She spoke on the idiosyncrasies of twins: “Their best foods are beans and corn meal. While growing up, they wear the same clothes and put on the same shoes. The fact is that some mothers die while taking care of them because of the rigour of stress and many other things they undergo while the children are very young. Breast-feeding them is a very tasking for the mother. Hardly does the mother have time for herself. Twins always cry at the same time and fall sick again at the same time, or one after another. And the mother has no choice but to take care of them sometimes to the detriment of her health.”

Similarly, Olapegba revealed that twins, according to the town’s traditional belief, are regarded as special creatures and therefore should be treated like gods. Hear him: “We have our own traditional way of taking care of twins. We buy them the same clothes, shoes, bangles, and do same hairstyles for them. We equally treat them like gods and therefore build a shrine for them in the corner of the living room where we use the items like palm oil, tubers of yam, and dry beans (ekuru) for ritual everyday, especially when one of them is sick or dead. When one of the twins dies, an effigy which will serve as a replacement of the deceased is carved and placed in a corner where some rituals are carried out on it everyday so that the living one is not dragged along to the grave.” According to the town’s spokesperson, this is compulsory, for many twins had been snatched by death just because the rituals were neglected.

In the words of Mrs. Kehinde Sakiratu Kehinde, her mother had three sets of twins and also built shrines for them when they were young. However, her twin brother, Taiwo, died recently and she feels his absence daily. In a quavering voice, she said: “Despite the fact we are not identical and of different sex, I still miss him.” Asked whether she has an effigy of her twin brother on which she pours libation or palm oil on so as to prevent him from taking her away to himself, the woman replied to the contrary, saying, “it was practised in the olden days but things have changed now. It is still practised by the illiterates. Not only this, Christianity has taken away all these things and education has changed many things too. But that does not mean some people are not doing it as some still believe in it. It has become personal belief for many. I cannot blame them over this.”

On why some of the twins’ mothers dance round the town, Kehinde said the mothers of these twins should not be blamed, for many are given the conditions by soothsayers or diviners called babalawo. According to her, twins are considered to be strange people who came to the world of their own and it is believed that they have different spirit that goes with them and that is why they cannot be harmed. She added, “Some of these mothers were informed before the children grow up that they must take them out and must dance round the town or market places or else they would die. I know a wealthy woman who is a trader and sells clothing materials in Lagos. But when her baby twins were falling sick everyday, she was instructed by the oracle to go and dance in the market places before they could recover. She refused and was ashamed to go so low and out of shame did not do it. But she would later regret that as one of the living twins fell sick again and was dying. She later went to the market place to dance.”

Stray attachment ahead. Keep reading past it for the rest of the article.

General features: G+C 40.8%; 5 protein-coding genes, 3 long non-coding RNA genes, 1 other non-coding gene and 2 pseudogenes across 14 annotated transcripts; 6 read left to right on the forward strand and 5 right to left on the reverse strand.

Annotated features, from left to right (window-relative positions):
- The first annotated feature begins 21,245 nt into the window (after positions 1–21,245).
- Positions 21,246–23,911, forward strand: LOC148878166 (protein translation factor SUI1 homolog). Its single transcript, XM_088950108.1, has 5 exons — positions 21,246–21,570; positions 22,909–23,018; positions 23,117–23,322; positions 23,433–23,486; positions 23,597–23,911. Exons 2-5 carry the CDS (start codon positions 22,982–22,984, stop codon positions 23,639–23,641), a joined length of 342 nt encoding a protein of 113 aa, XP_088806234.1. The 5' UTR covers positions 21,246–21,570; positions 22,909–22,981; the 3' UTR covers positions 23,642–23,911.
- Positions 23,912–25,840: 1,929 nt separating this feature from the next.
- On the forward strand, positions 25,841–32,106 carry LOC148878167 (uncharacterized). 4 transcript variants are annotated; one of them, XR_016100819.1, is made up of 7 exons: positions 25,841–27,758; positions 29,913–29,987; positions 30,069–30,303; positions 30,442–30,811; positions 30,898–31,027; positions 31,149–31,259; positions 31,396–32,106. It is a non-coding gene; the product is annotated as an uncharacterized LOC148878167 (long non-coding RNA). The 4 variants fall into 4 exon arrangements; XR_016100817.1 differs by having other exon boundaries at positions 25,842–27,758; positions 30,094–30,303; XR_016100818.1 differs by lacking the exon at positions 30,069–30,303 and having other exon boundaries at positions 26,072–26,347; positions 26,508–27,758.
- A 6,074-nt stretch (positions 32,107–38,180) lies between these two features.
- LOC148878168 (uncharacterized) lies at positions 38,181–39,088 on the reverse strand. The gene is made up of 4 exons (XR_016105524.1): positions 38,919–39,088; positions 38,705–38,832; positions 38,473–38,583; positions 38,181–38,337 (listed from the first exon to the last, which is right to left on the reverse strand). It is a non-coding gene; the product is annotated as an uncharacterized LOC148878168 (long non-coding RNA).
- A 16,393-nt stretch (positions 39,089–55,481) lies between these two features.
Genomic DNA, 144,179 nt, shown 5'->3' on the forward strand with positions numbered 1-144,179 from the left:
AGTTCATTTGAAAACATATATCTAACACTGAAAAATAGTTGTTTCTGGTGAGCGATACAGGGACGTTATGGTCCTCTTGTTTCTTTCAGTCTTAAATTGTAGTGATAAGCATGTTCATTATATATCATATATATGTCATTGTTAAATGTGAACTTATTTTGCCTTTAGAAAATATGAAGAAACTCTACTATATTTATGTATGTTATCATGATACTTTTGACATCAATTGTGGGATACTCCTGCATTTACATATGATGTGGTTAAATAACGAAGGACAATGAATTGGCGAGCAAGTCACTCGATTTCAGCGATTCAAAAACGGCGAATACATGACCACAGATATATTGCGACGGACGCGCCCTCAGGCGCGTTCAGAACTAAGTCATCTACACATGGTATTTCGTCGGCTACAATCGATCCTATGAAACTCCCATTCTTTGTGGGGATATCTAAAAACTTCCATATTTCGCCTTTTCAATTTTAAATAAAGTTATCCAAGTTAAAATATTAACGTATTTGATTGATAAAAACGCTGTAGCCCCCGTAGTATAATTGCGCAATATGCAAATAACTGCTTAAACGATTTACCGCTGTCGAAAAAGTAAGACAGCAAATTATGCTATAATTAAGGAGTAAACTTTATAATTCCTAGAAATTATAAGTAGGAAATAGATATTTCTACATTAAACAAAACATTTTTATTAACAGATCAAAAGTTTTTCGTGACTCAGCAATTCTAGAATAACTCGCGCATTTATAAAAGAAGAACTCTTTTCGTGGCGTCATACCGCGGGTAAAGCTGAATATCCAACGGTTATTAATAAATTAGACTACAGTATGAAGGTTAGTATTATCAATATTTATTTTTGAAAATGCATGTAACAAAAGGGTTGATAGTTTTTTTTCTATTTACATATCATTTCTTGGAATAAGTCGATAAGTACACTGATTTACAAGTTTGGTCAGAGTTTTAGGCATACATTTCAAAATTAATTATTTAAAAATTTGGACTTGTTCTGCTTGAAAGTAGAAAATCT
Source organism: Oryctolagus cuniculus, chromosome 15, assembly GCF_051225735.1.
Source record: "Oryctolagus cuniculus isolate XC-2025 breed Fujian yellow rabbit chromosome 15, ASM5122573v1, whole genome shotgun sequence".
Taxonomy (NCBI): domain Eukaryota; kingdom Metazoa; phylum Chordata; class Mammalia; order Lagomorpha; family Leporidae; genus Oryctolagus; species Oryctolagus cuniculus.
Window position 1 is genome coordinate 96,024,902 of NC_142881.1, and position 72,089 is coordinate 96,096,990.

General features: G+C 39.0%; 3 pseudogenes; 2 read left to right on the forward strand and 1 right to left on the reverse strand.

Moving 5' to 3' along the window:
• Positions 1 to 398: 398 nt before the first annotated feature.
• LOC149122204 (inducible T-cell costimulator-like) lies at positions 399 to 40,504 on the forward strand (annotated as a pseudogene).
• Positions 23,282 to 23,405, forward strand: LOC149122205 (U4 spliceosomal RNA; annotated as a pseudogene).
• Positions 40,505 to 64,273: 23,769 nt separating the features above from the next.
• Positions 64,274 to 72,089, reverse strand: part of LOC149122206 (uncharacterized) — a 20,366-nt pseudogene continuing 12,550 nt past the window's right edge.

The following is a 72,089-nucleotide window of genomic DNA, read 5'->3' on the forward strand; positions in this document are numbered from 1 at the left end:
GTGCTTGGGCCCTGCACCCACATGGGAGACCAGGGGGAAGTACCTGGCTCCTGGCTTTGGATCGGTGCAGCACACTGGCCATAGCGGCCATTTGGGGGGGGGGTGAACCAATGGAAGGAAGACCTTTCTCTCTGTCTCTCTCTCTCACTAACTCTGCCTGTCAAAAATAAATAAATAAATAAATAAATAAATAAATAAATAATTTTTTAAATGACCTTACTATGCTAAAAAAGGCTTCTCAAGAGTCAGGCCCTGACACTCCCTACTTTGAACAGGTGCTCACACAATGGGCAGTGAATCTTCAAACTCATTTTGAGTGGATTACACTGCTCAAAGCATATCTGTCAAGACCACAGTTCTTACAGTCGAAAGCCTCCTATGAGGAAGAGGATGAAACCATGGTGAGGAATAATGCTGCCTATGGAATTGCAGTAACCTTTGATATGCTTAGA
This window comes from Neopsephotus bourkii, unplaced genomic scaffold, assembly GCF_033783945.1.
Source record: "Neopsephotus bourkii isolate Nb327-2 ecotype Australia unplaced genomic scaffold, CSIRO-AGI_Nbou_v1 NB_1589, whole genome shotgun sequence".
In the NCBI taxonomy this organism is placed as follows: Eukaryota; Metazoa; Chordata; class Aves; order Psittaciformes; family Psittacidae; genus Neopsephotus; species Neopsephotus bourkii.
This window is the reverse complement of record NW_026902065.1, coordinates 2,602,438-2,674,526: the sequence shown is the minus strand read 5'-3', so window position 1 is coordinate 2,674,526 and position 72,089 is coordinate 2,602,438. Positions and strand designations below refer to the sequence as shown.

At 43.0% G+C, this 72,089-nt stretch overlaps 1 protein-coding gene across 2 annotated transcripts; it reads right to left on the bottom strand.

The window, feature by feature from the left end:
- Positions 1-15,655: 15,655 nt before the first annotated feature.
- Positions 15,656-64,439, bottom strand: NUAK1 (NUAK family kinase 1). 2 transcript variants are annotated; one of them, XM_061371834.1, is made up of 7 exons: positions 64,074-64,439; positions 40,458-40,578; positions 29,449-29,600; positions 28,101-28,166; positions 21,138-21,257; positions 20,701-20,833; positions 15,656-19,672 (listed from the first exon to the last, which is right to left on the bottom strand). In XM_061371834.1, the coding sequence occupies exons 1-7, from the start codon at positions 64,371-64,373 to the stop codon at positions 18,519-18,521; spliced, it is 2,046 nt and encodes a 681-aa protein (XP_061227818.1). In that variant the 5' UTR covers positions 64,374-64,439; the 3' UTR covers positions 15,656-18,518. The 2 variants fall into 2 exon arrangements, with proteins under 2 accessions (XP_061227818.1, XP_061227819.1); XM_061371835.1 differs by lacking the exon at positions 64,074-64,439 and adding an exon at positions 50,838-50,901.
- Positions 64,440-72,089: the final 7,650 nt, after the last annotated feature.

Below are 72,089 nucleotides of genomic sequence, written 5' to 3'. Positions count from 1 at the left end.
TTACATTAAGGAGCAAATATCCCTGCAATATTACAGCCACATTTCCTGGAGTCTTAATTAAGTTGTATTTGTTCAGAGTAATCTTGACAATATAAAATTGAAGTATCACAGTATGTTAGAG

Mrs Kafaya Olawale, another mother of twins, was met breastfeeding her baby twins. Her twins, she said, are one year and two months old. She equally agreed breastfeeding a set of twins is a hard work to do. “It is not easy my brother,” she moaned pointing to them and adding, “You can imagine how they both cry for breast at the same time. Besides, they cry a lot if they find out that they are wearing different clothes. It’s like they are spirits, for one would cry if she sees her twin sister wearing clothes different from hers. So, you must wear the same clothes for them or else they will keep on crying and this could lead to sickness for them.”

To Kafaya, the claim that the eating of some special okra leaves also aide the birthing of twins in this town is not a myth. “Yes, it is true. If you want to have baby twins, just go for ilasa leaves. That is the way one can have twins. The leaves are cooked as soup and before you know it you will be pregnant with twins.”

When this reporter got to the market and requested ilasa leaves, the sellers all laughed and asked him whether his wife is aiming to have twins. The surprising thing is that most of the sellers are called Iya Ibeji. Displaying the leaves, one of the women, a mother of twins, declared: “I have three sets of twin and this ilasa leaf is the secret behind it here in this town, nothing else. That is our own industry here and people come here to ask for it even from overseas they do demand for it and take it out.”

Apart from being known for having twins, Igbo Ora is also known to be the sixth largest charcoal-producing town in Oyo State. Igbo Ora derived its name, according to an octogenarian, from verbal challenge posed to a friend. According to him, there were two friends; one lived in the town while the other lived in the forest. The latter occasionally did come to town to pass time there with his friend. He got so used to this that sometime he would not feel like going home. One day, his town-dweller friend asked him to go to the forest he bought (igbo o ra). Ever since, the saying became a household name with which the town is identified.. Those are the boldly written words that a first time visitor to the ancient town of Igbo Ora is bound to see as they course through its main entrance. A little further into the town at the roundabout is a sculpture of a woman, a mother of twins with a baby strapped to her back and another on her chest with a girdle, while the twins raised up their hands in an ecstasy of jubilation.

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Joshua Olusan
Joshua Olusan 65 posts

Publisher, Author and founder of The African portal, studies journalism at university of Pennsylvania, writer's , motivational speaker, human rights activist, TV presenter, programme Director, Photographer & Graphic Designer.